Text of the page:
Some of us here at Latitude have long been cinephiles and bookworms, but getting our hands on good content during the pandemic has been a silver lining during a year of dark clouds. What follows are a few samplings of what we’ve been watching/reading recently, but naturally, we’re curious what’s been on your screen/bookshelf. Please comment below, or email me here. I’ll try to wear our critic’s hat and be objective, if for no other reason than an exercise in the art of critical thinking. But truth be told, I really enjoyed everything that follows.
80 North Series — The Delos Project
“At the end of June we are headed to Svalbard, an arctic archipelago [lying] about 82 degrees north!” wrote Brady Trautman. “We are joining our friends from the podcast 59-north.com and we will try and sail their yacht, Isbjorn, a Swan 48, around the entire group of islands. The island has more polar bears then people! I don’t think I have ever been excited about a filming adventure like this. We aren’t exactly sure what will come from it but I have a feeling it will be something special.”
What came from that trip is the recently released 80 North Series, consisting of four half-hour-ish episodes.
80 North is stunning. The eight-person crew of Isbjorn often characterized Svalbard as “alien,” or something akin to sailing on another planet. The boat feels as if it’s in a snow globe, with mountains and glaciers constantly rimming the ocean. 80 North has a slightly higher production value than the “normal” Delos episodes, as well as an outside narrator. The crew seems in unwavering awe of their cruising grounds.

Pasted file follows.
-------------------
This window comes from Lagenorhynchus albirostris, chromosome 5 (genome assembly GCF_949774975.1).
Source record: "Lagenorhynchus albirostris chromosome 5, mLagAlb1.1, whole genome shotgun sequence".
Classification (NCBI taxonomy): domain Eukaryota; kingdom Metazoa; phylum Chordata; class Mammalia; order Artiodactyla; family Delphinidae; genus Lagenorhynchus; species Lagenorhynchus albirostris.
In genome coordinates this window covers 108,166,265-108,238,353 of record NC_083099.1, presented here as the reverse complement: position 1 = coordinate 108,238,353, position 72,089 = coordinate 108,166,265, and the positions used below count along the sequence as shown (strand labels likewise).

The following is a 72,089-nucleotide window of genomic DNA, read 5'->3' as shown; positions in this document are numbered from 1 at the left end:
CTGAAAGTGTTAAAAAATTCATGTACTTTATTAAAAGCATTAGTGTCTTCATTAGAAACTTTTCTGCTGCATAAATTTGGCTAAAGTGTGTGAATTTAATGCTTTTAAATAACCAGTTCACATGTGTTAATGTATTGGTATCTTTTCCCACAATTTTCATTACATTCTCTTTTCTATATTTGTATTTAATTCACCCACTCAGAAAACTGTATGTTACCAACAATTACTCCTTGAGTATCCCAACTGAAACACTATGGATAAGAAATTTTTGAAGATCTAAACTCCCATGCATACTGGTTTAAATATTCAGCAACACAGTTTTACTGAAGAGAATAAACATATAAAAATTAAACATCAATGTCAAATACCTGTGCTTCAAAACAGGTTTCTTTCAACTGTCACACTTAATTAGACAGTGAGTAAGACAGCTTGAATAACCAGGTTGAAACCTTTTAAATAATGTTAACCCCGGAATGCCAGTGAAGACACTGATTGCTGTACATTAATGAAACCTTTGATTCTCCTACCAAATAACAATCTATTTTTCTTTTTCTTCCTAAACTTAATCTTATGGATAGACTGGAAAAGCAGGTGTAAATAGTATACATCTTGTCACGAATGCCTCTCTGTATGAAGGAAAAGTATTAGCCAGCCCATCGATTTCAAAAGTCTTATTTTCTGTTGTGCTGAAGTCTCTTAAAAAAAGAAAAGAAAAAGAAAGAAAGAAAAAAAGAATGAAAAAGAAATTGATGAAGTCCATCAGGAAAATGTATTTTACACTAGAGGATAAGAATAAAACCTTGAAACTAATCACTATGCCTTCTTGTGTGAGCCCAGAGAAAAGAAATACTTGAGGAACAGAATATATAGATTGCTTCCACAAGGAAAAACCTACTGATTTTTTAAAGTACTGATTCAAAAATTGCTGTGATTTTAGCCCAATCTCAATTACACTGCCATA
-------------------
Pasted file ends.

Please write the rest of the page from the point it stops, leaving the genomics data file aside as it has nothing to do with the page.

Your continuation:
There are polar bears and walruses and whales. There is history describing the abandoned coal mining settlements. There is hiking and ice climbing. There are cruise ships and scientists from all over the world partying on the summer solstice.
The crew even flies a spinnaker.
I found myself almost having “spectacularity fatigue.” Returning to the snow globe analogy, the boat often felt as if it was always in the same place. (If you’ve seen one breathtaking mountainscape, you’ve seen them all. Lol.) Many of the crew commented on how “mild” the weather was. I suppose I was expecting slate-gray, 30-ft seas and snow flurries, but instead it was omni-sunshine, though the crew was always dressed, head to toe, in down and foul weather gear.
80 North made clear that Delos‘ crew are master storytellers. It’s amazing to see how a YouTube channel has evolved with 10 years of experience and the latest in cameras and drone technology. (The 80 North Series asks viewers to “pay what’s fair,” and though I’m not a Delos Patron, I was more than happy to pay for their content.)
In 2018, I asked Brady Trautman if the Delos contingent — who often conduct interviews with sailors, scientists and historians — see themselves as de facto journalists or documentarians. “The interviews and more journalistic style is something I have personally always loved. Telling someone else’s story is a great way to be creative aside from our ‘normal’ episodes. I do see a lot more of this in our future.”
Vela — John John Florence
Last summer, two-time world champion surfer John Florence, along with his brother Nathan and crew, set sail for Palmyra Atoll aboard Vela, a 48-ft Gunboat catamaran. Florence had re-injured his knee, forcing him to withdraw from the 2019 world tour, which he’d been dominating, to undergo surgery on his ACL. The silver lining of the injury was that Florence had time to sail.